The Shores of Tripoli

I have a good net.friend who happens to be a vocal conservative. While we don’t see eye to eye on many political issues, our conversations are always food for thought. It’s iron sharpening iron. One of the articles he brought to my attention, recently, left me a bit worried. It attempts to link Al Qaeda to the Barbary pirates that threatened American shipping interests in the late 1700s. It’s not a bizarre connection, as there are some similarities between Bush’s “Take no prisoners” approach and Jefferson’s “No compromise” attitude towards the pirate states.

The article goes much farther, though, and argues that the pirates were part of a larger Muslim holy war against the West.

They weren’t “pirates” at all, in the traditional sense, Jefferson noticed. They didn’t drink and chase women and they really weren’t out to strike it rich. Instead, their motivation was strictly religious. They bought and sold slaves, to be sure. They looted ships. But they used their booty to buy guns, ships, cannon and ammunition.

Like those we call “terrorists” today, they saw themselves engaged in jihad and called themselves “mujahiddin.”

Now, aside from the absurd contention that “Pirates” have to drink and chase women and, presumably, wear eye patches and carry parrots, the article’s take on the Barbary pirates’ motivation is contradicted by other writers on the subject. Witness a recent Washington Post article that touches on the topic, but dismisses the ‘religious war’ angle:

For one thing, although the Barbary pirates were good at instilling terror – using cannons and scimitars – they were not waging a holy war against Americans. They were opportunists, historians say. They first declared war against us in 1785 – when Algeria seized two American vessels off Portugal, imprisoning 21 people – and goaded us into combat again in 1801 and 1815.

They considered themselves “privateers,” authorized to confiscate ships and crews just as other feuding countries did. Their enemy? Any nation that hadn’t negotiated peace treaties with their rulers in Tunis, Tripoli, Algiers and Morocco. For centuries their pirates shook down European nations for ransom and tribute money.

“This was a protection racket,” notes Richard B. Parker, former U.S. ambassador to Algeria, Lebanon and Morocco, who is writing a history titled “Uncle Sam in Barbary.” “They didn’t have political objectives, they just wanted money.”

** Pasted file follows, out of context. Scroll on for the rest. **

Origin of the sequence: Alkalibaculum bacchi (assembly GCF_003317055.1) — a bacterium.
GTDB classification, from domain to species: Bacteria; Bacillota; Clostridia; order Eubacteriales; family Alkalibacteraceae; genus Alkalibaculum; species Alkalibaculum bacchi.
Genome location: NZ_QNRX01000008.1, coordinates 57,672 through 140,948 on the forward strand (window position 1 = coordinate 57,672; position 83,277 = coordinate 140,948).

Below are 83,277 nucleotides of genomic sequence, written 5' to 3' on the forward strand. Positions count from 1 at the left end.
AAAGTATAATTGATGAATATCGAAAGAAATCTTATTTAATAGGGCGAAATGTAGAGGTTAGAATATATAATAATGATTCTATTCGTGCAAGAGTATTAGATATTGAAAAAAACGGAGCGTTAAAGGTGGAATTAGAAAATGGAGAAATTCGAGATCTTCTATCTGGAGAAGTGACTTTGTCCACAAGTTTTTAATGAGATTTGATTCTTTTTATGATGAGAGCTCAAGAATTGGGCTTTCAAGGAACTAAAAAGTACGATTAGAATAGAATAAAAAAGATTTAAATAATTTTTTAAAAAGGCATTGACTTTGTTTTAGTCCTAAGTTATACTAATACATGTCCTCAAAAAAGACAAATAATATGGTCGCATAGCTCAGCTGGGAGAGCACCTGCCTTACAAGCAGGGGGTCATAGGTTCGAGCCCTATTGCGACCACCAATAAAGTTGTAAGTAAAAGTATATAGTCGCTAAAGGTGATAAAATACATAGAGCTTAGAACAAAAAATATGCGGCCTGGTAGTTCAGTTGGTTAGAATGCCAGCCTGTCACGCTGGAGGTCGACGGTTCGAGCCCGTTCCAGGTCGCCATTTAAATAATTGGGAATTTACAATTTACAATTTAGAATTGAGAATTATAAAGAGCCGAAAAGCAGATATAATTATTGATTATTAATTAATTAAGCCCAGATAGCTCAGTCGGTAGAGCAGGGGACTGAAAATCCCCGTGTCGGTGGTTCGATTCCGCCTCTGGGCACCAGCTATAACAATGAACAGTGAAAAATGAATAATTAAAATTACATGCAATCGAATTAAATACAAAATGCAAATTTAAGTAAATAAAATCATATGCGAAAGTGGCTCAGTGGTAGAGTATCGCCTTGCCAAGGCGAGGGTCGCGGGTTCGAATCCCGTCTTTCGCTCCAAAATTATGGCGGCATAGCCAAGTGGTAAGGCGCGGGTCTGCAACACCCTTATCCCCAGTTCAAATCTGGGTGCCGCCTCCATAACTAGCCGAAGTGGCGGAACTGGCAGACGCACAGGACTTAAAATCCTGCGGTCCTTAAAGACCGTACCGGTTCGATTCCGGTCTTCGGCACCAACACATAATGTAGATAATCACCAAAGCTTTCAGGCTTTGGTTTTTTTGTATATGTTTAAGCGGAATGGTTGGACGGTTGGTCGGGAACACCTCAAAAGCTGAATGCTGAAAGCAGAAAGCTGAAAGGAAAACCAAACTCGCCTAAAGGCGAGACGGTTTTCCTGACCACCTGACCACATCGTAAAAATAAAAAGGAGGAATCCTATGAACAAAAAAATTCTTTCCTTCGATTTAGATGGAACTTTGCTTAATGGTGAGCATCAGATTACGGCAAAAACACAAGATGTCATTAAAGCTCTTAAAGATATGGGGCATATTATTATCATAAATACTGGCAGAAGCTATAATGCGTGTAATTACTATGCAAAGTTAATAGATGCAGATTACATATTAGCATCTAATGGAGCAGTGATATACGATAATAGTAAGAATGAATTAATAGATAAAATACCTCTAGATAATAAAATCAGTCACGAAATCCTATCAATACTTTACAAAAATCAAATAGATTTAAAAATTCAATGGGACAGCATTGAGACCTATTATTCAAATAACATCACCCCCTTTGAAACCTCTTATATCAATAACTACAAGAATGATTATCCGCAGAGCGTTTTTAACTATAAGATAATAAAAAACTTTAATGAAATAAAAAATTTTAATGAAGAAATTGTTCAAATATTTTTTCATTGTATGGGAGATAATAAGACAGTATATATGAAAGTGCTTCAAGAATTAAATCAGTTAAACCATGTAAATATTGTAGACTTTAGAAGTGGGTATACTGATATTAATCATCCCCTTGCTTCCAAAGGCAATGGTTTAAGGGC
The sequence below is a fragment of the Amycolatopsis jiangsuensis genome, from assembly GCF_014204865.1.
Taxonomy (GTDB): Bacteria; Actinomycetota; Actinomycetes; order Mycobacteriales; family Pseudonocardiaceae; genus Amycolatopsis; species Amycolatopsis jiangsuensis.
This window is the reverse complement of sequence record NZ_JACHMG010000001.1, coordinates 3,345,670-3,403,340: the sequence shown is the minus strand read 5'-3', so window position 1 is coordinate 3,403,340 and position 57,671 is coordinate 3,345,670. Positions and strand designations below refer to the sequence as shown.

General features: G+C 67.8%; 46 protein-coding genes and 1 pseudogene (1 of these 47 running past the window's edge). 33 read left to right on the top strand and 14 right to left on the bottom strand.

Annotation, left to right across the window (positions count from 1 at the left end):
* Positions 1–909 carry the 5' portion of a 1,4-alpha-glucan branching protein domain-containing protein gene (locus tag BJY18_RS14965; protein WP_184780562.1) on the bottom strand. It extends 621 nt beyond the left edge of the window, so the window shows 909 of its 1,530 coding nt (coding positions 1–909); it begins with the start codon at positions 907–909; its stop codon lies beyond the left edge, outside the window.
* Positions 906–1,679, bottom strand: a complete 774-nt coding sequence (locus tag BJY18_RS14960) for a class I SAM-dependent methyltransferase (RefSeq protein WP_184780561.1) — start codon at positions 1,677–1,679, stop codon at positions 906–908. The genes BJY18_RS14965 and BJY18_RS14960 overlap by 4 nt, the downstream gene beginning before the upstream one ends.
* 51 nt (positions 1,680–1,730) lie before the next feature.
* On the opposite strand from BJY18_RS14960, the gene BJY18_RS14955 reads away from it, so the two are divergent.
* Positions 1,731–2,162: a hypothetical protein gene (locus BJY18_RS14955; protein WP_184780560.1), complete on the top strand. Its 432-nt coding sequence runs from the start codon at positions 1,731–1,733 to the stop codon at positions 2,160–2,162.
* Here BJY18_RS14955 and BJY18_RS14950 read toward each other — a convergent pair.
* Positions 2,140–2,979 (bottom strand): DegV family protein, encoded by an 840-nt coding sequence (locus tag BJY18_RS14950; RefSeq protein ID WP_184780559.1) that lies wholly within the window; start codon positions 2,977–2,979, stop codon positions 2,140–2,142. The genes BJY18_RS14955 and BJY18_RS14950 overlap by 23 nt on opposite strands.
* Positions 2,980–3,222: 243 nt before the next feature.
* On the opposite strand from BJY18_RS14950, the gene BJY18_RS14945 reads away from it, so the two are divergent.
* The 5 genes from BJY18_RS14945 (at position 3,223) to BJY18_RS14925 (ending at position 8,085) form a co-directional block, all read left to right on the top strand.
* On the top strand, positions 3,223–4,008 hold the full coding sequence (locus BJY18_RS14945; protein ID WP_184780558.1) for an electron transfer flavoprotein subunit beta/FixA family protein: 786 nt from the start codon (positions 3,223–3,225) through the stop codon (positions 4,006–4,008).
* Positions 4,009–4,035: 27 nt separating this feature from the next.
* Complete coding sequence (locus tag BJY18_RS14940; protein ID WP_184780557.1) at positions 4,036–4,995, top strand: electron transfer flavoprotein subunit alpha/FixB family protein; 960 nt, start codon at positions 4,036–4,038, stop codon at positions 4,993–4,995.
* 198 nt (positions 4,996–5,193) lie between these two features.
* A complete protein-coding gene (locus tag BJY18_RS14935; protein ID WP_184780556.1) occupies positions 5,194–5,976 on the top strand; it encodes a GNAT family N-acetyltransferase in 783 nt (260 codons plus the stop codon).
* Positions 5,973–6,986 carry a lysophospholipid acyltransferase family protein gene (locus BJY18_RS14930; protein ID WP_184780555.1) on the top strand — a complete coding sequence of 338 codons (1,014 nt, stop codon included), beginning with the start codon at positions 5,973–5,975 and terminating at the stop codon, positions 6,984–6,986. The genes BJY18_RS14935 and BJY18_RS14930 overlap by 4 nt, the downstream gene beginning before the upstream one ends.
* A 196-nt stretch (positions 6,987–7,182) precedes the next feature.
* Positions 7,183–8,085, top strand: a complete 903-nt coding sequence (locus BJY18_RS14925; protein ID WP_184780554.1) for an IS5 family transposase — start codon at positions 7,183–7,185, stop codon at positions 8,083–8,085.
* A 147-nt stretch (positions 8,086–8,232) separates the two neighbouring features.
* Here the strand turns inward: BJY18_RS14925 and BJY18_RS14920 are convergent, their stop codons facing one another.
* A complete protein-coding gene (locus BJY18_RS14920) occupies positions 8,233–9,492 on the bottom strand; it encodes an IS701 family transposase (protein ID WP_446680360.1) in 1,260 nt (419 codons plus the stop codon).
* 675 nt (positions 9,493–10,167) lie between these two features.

Now, WorldNetDaily has never bben what I would call an unbiased news source. This article seems to be blatantly false, however, trying to turn a centuries old military conflict over right-of-way on the ocean into a religious war. Later on, the WorldNetDaily article goes even farther to establish the false link:

[Paying tribute to the pirate states] didn’t make sense to Jefferson. He recognized the purchase of peace from the Muslims only worked temporarily. They would always find an excuse to break an agreement, blame the Europeans and demand higher tribute.

After three months researching the history of militant Islam, he came up with a very different policy to deal with the terrorists. But he didn’t get to implement until years later.

Again, in my research I found nothing that implied Jefferson “researched Islam” for months to come to his conclusions. On the contrary, according to the Library of Congress: “As early as 1784 Congress followed the tradition of the European shipping powers and appropriated $80,000 as tribute to the Barbary states. It directed its ministers in Europe, Thomas Jefferson and John Adams, to begin negotiations with them. Trouble began the next year, in July 1785, when Algerians captured two American ships and the dey of Algiers held their crews of twenty-one people for a ransom of nearly $60,000.”

War came when the Barbary states jacked up their prices and kidnapped the crews of more American ships, trying to milk the young country for even more tribute. While the article acknowledges we worked with them for a while, it implies that Jefferson was a realist president who fought to attack the “terrorists” while Congress waffled.

The affair never hinted at a “Culture war,” any more than the conflicts that had ravaged Europe for centuries were “Culture wars.” It was the last dying gasps of the old world’s state-sponsored piracy, in which one country authorized privateers to sieze the ships of its enemies. I wonder, though – is this article, and the several like it that have started sprouting up around the web, the first wave of an attempt to link the current war on terror to that early conflict in America’s first years as an independent nation? It has a lot of resonance (“Jefferson refused to appease state-sponsored terrorism,” says the WorldNetDaily article), but precious little historical backing.

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